During Phase 2, each participant will field trial their proposed approach for a minimum of 90 days. The specific length of each individual field trial will be partly dependent on the trend line evidenced by data collected.
Time Frames (approximate)
Open to submissions September 8, 2020
Phase 1 submission deadline October 15, 2020 (before midnight)
Phase 1 Reviewing & Judging until October 30, 2020
Phase 1 winners announced November 2020
Phase 2 field trials start January 2021
Phase 2 Reviewing & Judging March 2021
Grand Prize winner announced Spring 2021
What’s in it for you?
- Up to $40,000 reward for being selected as the winning solution.
- If an existing application is available, suitable and mutually agreeable commercial terms will be negotiated in lieu of the prize money
- It is possible that multiple solutions are selected, in which case, the prize money will be split appropriately
What’s in it for the EPF and the CSA?
- The fitness and mental wellness of EPS members has a direct impact on how members increase public safety for citizens.
- The App intends to utilize the modern medium of communication via technology to attract, mentor and engage qualified applicants.
- The development of this app will assist with the EPS’ Recruit Applicant Mentorship Program (RAMP), Run with Recruiter (RWR) program and the Recruit Mentoring Academy. These approaches are limited by physical constraints and schedules, but an app with common FAQs and resources to support application attempts would streamline the EPS’ recruiting process.
- The digital medium will allow the EPS to increase its radius of influence. EPSFIT will provide Employee and Org. Wellness Branch a tool that is accessible by employees 24/7.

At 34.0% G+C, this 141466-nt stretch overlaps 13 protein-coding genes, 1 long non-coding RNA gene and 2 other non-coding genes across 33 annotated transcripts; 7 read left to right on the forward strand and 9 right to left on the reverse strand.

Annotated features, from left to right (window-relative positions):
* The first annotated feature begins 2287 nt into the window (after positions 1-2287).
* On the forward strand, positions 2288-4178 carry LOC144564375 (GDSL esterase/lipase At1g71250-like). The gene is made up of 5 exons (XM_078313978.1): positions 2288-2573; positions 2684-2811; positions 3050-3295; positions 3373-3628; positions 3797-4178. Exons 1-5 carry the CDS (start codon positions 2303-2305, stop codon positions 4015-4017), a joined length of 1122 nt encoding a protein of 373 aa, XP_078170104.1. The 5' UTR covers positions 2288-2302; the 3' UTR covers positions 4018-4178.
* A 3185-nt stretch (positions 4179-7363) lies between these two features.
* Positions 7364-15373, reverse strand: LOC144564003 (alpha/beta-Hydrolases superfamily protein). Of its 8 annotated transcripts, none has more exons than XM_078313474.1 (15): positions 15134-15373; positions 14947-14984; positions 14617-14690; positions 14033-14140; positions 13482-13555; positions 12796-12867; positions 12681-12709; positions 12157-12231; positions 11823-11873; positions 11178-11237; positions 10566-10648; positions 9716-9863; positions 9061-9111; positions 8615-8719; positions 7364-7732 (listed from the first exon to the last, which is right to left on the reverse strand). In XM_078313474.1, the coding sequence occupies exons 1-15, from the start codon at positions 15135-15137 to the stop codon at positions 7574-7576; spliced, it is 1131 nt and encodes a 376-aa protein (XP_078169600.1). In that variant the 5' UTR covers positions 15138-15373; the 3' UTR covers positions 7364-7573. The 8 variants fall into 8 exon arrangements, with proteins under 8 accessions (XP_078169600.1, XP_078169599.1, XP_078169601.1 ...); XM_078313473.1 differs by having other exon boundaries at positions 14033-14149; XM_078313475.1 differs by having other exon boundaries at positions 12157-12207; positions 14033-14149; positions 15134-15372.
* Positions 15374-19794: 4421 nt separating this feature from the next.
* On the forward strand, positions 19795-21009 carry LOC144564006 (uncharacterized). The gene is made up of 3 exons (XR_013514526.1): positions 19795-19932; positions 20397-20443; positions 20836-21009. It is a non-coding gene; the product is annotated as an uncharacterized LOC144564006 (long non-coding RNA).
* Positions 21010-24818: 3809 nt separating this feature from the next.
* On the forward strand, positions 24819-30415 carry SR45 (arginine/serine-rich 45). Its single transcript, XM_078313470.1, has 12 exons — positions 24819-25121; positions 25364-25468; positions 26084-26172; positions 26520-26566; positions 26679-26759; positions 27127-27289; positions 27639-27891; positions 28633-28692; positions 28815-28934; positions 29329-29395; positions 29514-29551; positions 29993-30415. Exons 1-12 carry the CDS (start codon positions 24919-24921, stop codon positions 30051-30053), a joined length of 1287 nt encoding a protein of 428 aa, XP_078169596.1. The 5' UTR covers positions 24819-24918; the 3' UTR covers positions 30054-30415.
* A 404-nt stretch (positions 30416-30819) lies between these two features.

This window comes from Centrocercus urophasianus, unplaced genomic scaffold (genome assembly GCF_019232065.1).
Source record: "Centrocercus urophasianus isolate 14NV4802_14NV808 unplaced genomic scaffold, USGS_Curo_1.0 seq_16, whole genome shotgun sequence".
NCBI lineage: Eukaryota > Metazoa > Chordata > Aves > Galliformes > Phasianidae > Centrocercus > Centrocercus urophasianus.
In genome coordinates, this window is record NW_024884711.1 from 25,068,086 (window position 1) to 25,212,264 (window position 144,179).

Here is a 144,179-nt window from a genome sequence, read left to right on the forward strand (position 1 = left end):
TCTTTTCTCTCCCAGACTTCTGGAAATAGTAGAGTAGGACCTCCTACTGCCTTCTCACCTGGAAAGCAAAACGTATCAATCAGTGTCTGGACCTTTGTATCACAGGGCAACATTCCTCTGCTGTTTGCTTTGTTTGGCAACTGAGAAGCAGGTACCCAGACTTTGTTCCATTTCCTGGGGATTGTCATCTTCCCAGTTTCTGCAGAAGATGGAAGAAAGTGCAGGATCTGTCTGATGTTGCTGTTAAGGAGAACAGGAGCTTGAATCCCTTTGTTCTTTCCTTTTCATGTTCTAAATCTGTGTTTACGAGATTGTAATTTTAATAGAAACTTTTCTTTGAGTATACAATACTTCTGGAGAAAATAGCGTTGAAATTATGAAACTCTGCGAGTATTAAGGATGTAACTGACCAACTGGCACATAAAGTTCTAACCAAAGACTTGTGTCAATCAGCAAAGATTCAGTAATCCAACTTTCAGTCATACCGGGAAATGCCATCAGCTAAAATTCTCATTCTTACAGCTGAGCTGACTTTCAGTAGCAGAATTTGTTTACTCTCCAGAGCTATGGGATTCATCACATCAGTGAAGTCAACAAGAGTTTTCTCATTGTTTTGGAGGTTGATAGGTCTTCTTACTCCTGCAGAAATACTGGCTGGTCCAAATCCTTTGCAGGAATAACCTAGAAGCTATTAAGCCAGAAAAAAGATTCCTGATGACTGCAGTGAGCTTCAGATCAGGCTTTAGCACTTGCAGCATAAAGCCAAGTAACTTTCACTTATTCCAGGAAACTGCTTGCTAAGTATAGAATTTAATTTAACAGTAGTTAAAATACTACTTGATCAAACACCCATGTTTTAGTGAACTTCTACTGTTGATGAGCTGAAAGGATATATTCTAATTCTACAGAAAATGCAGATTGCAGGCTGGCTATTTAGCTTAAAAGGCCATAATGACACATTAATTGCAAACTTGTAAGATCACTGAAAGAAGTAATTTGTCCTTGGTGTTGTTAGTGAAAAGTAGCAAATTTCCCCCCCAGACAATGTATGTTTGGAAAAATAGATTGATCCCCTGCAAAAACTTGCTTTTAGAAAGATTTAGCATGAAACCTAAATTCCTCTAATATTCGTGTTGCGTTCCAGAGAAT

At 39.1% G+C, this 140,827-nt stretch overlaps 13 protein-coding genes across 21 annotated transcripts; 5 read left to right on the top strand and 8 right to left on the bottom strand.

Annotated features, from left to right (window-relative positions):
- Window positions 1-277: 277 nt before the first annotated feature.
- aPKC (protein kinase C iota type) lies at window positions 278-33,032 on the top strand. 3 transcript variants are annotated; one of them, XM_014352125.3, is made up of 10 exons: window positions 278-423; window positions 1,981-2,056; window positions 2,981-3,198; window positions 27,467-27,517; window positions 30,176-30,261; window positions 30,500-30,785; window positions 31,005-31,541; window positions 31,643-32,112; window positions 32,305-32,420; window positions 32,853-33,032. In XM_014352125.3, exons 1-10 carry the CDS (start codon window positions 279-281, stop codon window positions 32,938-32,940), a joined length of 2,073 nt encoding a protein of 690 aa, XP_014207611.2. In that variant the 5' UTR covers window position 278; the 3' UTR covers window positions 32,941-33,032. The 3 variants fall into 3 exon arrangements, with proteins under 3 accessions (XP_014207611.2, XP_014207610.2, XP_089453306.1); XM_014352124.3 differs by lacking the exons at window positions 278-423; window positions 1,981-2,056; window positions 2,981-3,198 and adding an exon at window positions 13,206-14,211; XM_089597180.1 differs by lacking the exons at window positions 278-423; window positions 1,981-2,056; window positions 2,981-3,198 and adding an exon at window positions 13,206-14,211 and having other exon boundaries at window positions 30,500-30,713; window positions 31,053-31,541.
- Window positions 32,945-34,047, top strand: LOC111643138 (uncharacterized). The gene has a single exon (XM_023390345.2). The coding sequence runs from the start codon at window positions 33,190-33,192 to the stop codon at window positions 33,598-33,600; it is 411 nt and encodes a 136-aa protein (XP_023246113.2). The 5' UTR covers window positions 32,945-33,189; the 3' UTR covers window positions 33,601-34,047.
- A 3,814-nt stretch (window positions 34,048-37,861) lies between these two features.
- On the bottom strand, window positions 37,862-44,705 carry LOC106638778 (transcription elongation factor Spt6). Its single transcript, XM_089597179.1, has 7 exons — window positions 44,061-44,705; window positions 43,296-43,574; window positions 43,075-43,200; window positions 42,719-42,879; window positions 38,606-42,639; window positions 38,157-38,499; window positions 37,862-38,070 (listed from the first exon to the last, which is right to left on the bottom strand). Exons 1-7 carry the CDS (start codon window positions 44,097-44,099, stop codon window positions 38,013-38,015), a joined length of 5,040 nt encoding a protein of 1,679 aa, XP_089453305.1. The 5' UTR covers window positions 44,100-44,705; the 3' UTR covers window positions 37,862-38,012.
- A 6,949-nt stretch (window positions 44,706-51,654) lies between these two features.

- Edmonton Police Service
- ATB Financial (Financial Sponsor)
- Mental Health Foundation (In Kind Sponsor)
- The City of Edmonton
- Edmonton Police Foundation (Financial Sponsor)
- Edmonton Police Association
Evaluation approach and criteria
Phase 1 submissions will be judged by a panel of ATB, EPF, EPS and other experts. They will be evaluated using the criteria and weighting listed below.
Phase 2 field trial results will be evaluated by appropriate stakeholders and by a committee of research experts, independent of the Community Solutions Accelerator (CSA) Governance Board., They will determine whether the results of a field study align with the prize thresholds identified above. The committee will be formed by the CSA Governance Board and include members from the stakeholders identified.
Upon completion of a field trial, methodology and results will be posted on-line – subject to approval from appropriate stakeholders and limited to non-financial data only.
Evaluation Criteria (subject to change without notice)
Description: Demonstrates creativity and novelty - Ideas that are variations of known approaches vs completely new Weighting: 35%
Category: Technical Maturity
Description: Likelihood that approach can be demonstrated in a field trial within 4 weeks
Description: Cost to implement approach
Description: Versatility and adaptability across sectors (e.g. law enforcement, fire fighters, etc.)
Data, Info and other assistance available
Appropriate data may be provided during the challenge period.